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Sunday, July 28, 2019

World Hepatitis Day July 28 Definition, Cause, Symptoms, Diagnosis, Treatment, Prevention

World Hepatitis Day 2019
Invest in eliminating hepatitis

Viral hepatitis B and C affect 325 million people worldwide causing 1.4 million deaths a year. It is the second major killer infectious disease after tuberculosis, and 9 times more people are infected with hepatitis than HIV. Hepatitis is preventable, treatable, and in the case of hepatitis C, curable. However, over 80% of people living with hepatitis are lacking prevention, testing and treatment services. 
During World Hepatitis Day 2019 campaign, WHO is urging all countries and partners to promote the theme “Invest in eliminating hepatitis”. WHO will release new estimates for additional investments needed to achieve globally agreed hepatitis elimination goals by 2030, in the context of the universal health coverage. The host country for World Hepatitis Day 2019 is Pakistan. The global events will be held in Islamabad, Pakistan on 27-28 July 2019.


Hepatitis refers to an inflammatory condition of the liver. It’s commonly caused by a viral infection, but there are other possible causes of hepatitis. These include autoimmune hepatitis and hepatitis that occurs as a secondary result of medications, drugs, toxins, and alcohol. Autoimmune hepatitis is a disease that occurs when your body makes antibodies against your liver tissue.


8th Century:  Infectious Nature of HBV suggested
17th-19th Centuries:  Outbreaks of epidemics of jaundice in military and civilian populations during wars
1883:  Lurman reports outbreaks of serum hepatitis follwing vaccination of dockers
1908: McDonald postulates that the infectious jaundice is caused by a virus
1939-1945: WWII-A series of outbreaks after vaccination for measles and yellow fever
1947: MacCallum classifies viral hepatitis into two types-
  • Viral hepatitis A—> Infectious hepatitis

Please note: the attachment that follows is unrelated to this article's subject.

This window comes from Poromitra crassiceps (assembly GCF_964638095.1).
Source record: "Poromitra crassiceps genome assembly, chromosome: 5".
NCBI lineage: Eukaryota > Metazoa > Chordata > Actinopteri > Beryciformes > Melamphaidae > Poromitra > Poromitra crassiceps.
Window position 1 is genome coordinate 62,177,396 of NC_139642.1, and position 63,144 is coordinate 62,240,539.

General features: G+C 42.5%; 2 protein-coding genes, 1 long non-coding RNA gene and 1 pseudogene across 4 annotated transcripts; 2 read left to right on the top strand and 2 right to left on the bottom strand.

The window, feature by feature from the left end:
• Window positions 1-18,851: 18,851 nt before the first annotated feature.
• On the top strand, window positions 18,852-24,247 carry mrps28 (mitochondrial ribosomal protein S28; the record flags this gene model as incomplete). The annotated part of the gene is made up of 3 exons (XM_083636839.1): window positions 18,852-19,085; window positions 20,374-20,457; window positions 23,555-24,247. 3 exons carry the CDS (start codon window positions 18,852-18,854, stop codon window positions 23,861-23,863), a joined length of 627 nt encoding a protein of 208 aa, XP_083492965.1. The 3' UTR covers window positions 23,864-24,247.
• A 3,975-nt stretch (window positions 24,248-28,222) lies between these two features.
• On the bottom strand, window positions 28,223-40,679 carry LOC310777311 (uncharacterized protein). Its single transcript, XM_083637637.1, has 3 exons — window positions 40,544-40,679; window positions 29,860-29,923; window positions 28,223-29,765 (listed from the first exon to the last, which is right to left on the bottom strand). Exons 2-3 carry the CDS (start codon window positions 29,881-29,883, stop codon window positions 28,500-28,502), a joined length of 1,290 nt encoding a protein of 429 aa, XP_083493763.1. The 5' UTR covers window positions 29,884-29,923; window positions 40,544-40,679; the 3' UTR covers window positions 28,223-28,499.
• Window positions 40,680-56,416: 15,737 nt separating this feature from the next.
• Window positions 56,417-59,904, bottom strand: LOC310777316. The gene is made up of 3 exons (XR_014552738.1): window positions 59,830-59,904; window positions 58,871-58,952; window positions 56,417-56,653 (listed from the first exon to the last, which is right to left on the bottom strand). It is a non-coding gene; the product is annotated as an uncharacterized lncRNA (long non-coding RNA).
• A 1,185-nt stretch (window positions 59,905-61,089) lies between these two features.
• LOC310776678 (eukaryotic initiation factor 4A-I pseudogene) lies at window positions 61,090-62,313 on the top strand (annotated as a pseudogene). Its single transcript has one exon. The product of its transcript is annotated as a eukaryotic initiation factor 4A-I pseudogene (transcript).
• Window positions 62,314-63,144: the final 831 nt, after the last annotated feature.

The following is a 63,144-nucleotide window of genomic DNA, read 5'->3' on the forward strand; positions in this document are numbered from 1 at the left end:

• Viral hepatitis B—> Serum hepatitis
1965: Blumberg discovers Australia antigen (HBsAg) in aborigines and shows presence of antigen
at high frequency in patients with leukemia and children with Down’s syndrome
1970: Dane discovers the Dane particle (complete HBV particle)
1972: Discovers HBeAg
1973: Feinstone and Purcell identifies HAV
1977: Rizzetto describes delta antigen HDV
1983: Recovery of HEV
1988: Chiron group (Choo, Kuo, Houghton) closes and identifies HCV.
1995: Abbot group reports GB Virus-C (GBV-C) and Genelabs group reports in 1996 hepatitis
G virus (HGV)—GBV-C=HGV
1996: Chang’s group at NTUH reports in JAMA the successful prevention of HBV infection by
nation-wide vaccination on newborn babies launched in 1984 in Taiwan.
1997: Chang’s group at NTUH reports in NEJM a decrease in annual incidence rate of
hepatocellular carcinoma in children ascribed to nation-wide vaccination against HBV on
newborn babies launched in 1984 in Taiwan.


Globally, viral hepatitis was the seventh leading cause of death in 2013, up from the 10th leading cause in 1990. Worldwide, HAV is responsible for an estimated 1.4 million infections annually.  About 2 billion people in the world have evidence of past or current HBV infection, with 240 million chronic carriers of HBsAg. HBV, along with the associated infection by the hepatitis D virus, is one of the most common pathogens afflicting humans. HBV leads to 650,000 deaths annually as a result of viral hepatitis–induced liver disease.
The worldwide annual incidence of acute HCV infection is not easily estimated, because patients are often asymptomatic. An estimated 71 million people are chronically infected with HCV worldwide.  About 55-85% of these people infected progress to chronic HCV infection, with a 15-30% risk of developing liver cirrhosis within two decades.  China, the United States, and Russia have the largest populations of anti-HCV positive injection drug users (IDUs). It is estimated that 6.4 million IDUs worldwide are positive for antibody to hepatitis B core antigen (HBcAg) (anti-HBc), and 1.2 million are HBsAg-positive.

Types and causes

Viral infections of the liver that are classified as hepatitis include hepatitis A, B, C, D, and E. A different virus is responsible for each type of virally transmitted hepatitis.
Hepatitis A is always an acute, short-term disease, while hepatitis B, C, and D are most likely to become ongoing and chronic. Hepatitis E is usually acute but can be particularly dangerous in pregnant women.
Hepatitis A
Hepatitis A is caused by an infection with the hepatitis A virus (HAV). This type of hepatitis is most commonly transmitted by consuming food or water contaminated by feces from a person infected with hepatitis A.
Hepatitis B